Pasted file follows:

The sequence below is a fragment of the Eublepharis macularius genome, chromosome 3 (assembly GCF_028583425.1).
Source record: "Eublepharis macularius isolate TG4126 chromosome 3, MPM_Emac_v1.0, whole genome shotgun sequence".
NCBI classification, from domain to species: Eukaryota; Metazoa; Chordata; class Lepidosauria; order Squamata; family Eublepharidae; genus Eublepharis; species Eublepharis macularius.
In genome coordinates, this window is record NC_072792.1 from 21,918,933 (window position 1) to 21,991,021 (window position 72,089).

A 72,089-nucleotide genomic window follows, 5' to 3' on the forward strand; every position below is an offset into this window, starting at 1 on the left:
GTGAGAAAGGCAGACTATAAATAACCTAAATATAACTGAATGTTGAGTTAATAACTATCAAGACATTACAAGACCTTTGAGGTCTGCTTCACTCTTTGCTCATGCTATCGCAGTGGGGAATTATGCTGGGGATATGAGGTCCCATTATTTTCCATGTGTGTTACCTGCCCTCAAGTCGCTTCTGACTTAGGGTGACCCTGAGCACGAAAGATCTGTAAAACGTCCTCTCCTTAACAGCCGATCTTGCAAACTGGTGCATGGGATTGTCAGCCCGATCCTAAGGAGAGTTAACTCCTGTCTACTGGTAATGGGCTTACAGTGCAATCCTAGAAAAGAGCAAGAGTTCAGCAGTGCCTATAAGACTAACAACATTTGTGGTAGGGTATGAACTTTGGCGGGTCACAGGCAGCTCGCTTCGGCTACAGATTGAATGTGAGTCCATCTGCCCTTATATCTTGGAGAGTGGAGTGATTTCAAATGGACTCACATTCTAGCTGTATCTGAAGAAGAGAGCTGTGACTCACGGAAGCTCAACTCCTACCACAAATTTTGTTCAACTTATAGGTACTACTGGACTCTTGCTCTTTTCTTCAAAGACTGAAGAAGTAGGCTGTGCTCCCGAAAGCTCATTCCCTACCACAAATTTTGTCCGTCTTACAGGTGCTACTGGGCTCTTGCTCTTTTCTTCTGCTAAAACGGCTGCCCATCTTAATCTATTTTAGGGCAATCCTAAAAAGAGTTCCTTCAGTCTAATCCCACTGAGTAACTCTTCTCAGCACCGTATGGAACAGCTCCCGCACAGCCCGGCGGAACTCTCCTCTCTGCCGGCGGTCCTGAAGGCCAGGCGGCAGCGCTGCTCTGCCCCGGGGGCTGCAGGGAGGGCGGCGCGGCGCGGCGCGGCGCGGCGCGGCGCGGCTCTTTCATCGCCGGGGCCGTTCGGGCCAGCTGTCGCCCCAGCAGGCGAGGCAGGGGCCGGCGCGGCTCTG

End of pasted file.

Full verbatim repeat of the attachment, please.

The sequence below is a fragment of the Eublepharis macularius genome, chromosome 3 (assembly GCF_028583425.1).
Source record: "Eublepharis macularius isolate TG4126 chromosome 3, MPM_Emac_v1.0, whole genome shotgun sequence".
NCBI classification, from domain to species: Eukaryota; Metazoa; Chordata; class Lepidosauria; order Squamata; family Eublepharidae; genus Eublepharis; species Eublepharis macularius.
In genome coordinates, this window is record NC_072792.1 from 21,918,933 (window position 1) to 21,991,021 (window position 72,089).

A 72,089-nucleotide genomic window follows, 5' to 3' on the forward strand; every position below is an offset into this window, starting at 1 on the left:
GTGAGAAAGGCAGACTATAAATAACCTAAATATAACTGAATGTTGAGTTAATAACTATCAAGACATTACAAGACCTTTGAGGTCTGCTTCACTCTTTGCTCATGCTATCGCAGTGGGGAATTATGCTGGGGATATGAGGTCCCATTATTTTCCATGTGTGTTACCTGCCCTCAAGTCGCTTCTGACTTAGGGTGACCCTGAGCACGAAAGATCTGTAAAACGTCCTCTCCTTAACAGCCGATCTTGCAAACTGGTGCATGGGATTGTCAGCCCGATCCTAAGGAGAGTTAACTCCTGTCTACTGGTAATGGGCTTACAGTGCAATCCTAGAAAAGAGCAAGAGTTCAGCAGTGCCTATAAGACTAACAACATTTGTGGTAGGGTATGAACTTTGGCGGGTCACAGGCAGCTCGCTTCGGCTACAGATTGAATGTGAGTCCATCTGCCCTTATATCTTGGAGAGTGGAGTGATTTCAAATGGACTCACATTCTAGCTGTATCTGAAGAAGAGAGCTGTGACTCACGGAAGCTCAACTCCTACCACAAATTTTGTTCAACTTATAGGTACTACTGGACTCTTGCTCTTTTCTTCAAAGACTGAAGAAGTAGGCTGTGCTCCCGAAAGCTCATTCCCTACCACAAATTTTGTCCGTCTTACAGGTGCTACTGGGCTCTTGCTCTTTTCTTCTGCTAAAACGGCTGCCCATCTTAATCTATTTTAGGGCAATCCTAAAAAGAGTTCCTTCAGTCTAATCCCACTGAGTAACTCTTCTCAGCACCGTATGGAACAGCTCCCGCACAGCCCGGCGGAACTCTCCTCTCTGCCGGCGGTCCTGAAGGCCAGGCGGCAGCGCTGCTCTGCCCCGGGGGCTGCAGGGAGGGCGGCGCGGCGCGGCGCGGCGCGGCGCGGCGCGGCTCTTTCATCGCCGGGGCCGTTCGGGCCAGCTGTCGCCCCAGCAGGCGAGGCAGGGGCCGGCGCGGCTCTG